(i) New agreements currently being negotiated should avoid providing for arbitration under the DIFC-LCIA Rules or the EMAC Rules. The existing DIAC Rules may be used but are anticipated to soon be replaced. Apart from the DIAC Rules, therefore, other options may also be considered by the parties as appropriate such as, for example, the ICC Rules, LCIA Rules, ADCCAC Rules or the new DIAC Rules (once published).

(ii) In any of these scenarios and whichever arbitration rules are chosen, the parties should also carefully consider the seat or legal place of arbitration, choosing for example either a DIFC seat, Dubai seat, Abu Dhabi Global Market (“ADGM”) seat or elsewhere depending on the case and to suit their particular needs and preference in terms of supervisory courts and applicable arbitration law, and taking into account the location of the counterparty’s assets against which an award may need to be enforced in the event of a dispute.

(iii) Importantly, if the DIAC Rules are chosen and no seat of arbitration is expressly specified in the contract, the default seat will be the DIFC (with the DIFC Courts having supervisory jurisdiction and the DIFC Arbitration Law No. 1 of 2008 being applicable), pursuant to Article 4 of the Statute to the Decree. Otherwise, if the parties choose Dubai as the seat of arbitration, Federal Arbitral Law No. 6 of 2018 will apply to the arbitration and the Dubai Courts will have supervisory jurisdiction.

(iv) Standard and model form contracts, where they refer to DIFC-LCIA and/or EMAC arbitration, should be amended in line with points (i) to (iii) above, as appropriate in the circumstances.

(v) Existing agreements concluded before the Decree came into force, which make reference to DIFC-LCIA and/or EMAC arbitration, should also be considered for amendment in line with points (i) to (iii) above, where possible and where a dispute has not already arisen, by the parties’ cooperating and agreeing a new “submission to arbitration” agreement and revising the contract, in order to avoid uncertainties and potential challenges to awards in the future.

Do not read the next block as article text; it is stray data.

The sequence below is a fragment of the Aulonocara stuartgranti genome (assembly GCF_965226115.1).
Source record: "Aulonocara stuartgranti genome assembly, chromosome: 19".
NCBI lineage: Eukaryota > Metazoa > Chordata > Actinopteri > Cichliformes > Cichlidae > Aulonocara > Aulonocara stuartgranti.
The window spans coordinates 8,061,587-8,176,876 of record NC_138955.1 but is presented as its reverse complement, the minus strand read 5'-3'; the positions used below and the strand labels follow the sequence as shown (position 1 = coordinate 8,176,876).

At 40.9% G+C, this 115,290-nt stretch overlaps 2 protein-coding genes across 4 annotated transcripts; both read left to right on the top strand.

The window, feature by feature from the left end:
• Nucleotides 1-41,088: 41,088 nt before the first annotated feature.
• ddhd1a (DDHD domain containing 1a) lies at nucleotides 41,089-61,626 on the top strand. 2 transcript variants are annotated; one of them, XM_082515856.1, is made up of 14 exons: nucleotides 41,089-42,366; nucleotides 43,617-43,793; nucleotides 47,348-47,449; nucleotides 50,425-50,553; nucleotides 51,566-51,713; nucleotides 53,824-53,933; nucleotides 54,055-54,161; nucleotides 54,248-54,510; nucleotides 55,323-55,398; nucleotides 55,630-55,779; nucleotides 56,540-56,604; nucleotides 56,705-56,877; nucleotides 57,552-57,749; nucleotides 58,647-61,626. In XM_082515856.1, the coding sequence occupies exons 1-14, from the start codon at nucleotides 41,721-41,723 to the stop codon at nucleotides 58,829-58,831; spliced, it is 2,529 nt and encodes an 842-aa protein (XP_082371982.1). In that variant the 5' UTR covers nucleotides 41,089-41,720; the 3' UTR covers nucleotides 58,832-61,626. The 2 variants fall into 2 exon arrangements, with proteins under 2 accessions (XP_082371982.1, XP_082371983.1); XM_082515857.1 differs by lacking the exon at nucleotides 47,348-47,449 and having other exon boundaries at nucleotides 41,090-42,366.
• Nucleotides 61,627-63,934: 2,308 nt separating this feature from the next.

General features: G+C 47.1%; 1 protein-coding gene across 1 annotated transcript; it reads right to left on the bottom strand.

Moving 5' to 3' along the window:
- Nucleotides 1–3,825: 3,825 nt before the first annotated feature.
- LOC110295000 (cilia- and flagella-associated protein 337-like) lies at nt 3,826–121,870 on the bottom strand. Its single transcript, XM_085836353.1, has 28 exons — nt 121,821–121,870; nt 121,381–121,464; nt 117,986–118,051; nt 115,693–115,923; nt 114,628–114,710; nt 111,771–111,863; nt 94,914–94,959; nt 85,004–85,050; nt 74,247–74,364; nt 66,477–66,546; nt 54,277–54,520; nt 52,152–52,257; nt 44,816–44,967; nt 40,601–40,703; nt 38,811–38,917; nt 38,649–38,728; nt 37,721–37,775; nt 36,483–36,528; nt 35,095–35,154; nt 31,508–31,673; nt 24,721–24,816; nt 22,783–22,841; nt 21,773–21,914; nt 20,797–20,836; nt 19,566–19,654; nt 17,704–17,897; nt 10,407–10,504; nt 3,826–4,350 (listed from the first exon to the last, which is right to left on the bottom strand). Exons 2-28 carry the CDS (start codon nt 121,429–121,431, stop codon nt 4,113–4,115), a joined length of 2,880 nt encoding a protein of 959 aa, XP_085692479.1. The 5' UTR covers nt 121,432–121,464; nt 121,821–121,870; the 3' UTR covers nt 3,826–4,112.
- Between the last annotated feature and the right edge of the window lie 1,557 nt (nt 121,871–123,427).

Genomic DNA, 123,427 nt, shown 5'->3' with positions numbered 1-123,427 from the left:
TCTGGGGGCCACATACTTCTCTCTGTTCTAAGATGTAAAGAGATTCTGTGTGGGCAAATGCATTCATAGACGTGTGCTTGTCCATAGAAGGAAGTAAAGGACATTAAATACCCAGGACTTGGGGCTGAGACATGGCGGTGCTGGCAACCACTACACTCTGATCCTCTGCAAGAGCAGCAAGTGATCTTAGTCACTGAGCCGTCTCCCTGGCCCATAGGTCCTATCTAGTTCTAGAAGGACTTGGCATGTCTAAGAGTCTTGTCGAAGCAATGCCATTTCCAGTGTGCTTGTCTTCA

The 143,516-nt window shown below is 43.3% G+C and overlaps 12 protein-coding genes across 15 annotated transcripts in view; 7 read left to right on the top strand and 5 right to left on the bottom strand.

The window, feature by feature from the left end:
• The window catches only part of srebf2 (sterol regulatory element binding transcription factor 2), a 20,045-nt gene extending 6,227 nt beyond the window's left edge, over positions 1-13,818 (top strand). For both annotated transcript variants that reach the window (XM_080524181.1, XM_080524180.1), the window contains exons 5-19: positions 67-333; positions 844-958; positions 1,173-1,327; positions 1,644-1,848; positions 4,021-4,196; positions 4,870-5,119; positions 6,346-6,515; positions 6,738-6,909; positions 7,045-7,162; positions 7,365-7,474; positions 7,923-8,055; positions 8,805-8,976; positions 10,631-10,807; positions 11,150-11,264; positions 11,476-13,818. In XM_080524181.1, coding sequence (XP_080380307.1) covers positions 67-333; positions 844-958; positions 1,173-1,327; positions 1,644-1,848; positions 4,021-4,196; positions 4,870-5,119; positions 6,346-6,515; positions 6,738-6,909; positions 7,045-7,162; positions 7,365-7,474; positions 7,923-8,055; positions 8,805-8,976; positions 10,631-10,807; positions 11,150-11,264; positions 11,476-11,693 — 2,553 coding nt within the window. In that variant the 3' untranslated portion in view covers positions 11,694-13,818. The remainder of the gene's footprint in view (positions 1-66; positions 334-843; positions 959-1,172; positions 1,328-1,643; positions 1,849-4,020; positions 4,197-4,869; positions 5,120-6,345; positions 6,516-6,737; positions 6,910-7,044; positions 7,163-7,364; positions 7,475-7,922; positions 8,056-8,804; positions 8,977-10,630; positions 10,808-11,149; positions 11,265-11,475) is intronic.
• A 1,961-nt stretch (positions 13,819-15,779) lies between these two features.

The position needs monitoring given that, although some useful clarifications have now been provided, the consultation between the government of Dubai, DIAC and the LCIA is ongoing. There has also been no clear statement that the proposal referred to in the DIFC’s press release of 7 October 2021 has been formally agreed by all sides involved, and the LCIA’s statement of the same date refers to certain outstanding questions which need to be resolved.

Nevertheless, the clarifications provided are to be welcomed and it is hoped that the consolidation into the new DIAC and any outstanding issues will be resolved as soon as possible, given the positive benefits to Dubai of a streamlined and unified single arbitration centre, strengthening its position as a leading global centre for settlement of disputes.

Given that the position remains fluid, parties should consider seeking specialist legal advice tailored to their particular circumstances. If you need help or would like to discuss any of the above, then please contact Matthew Page, Partner, Dispute Resolution and Engineering & Construction.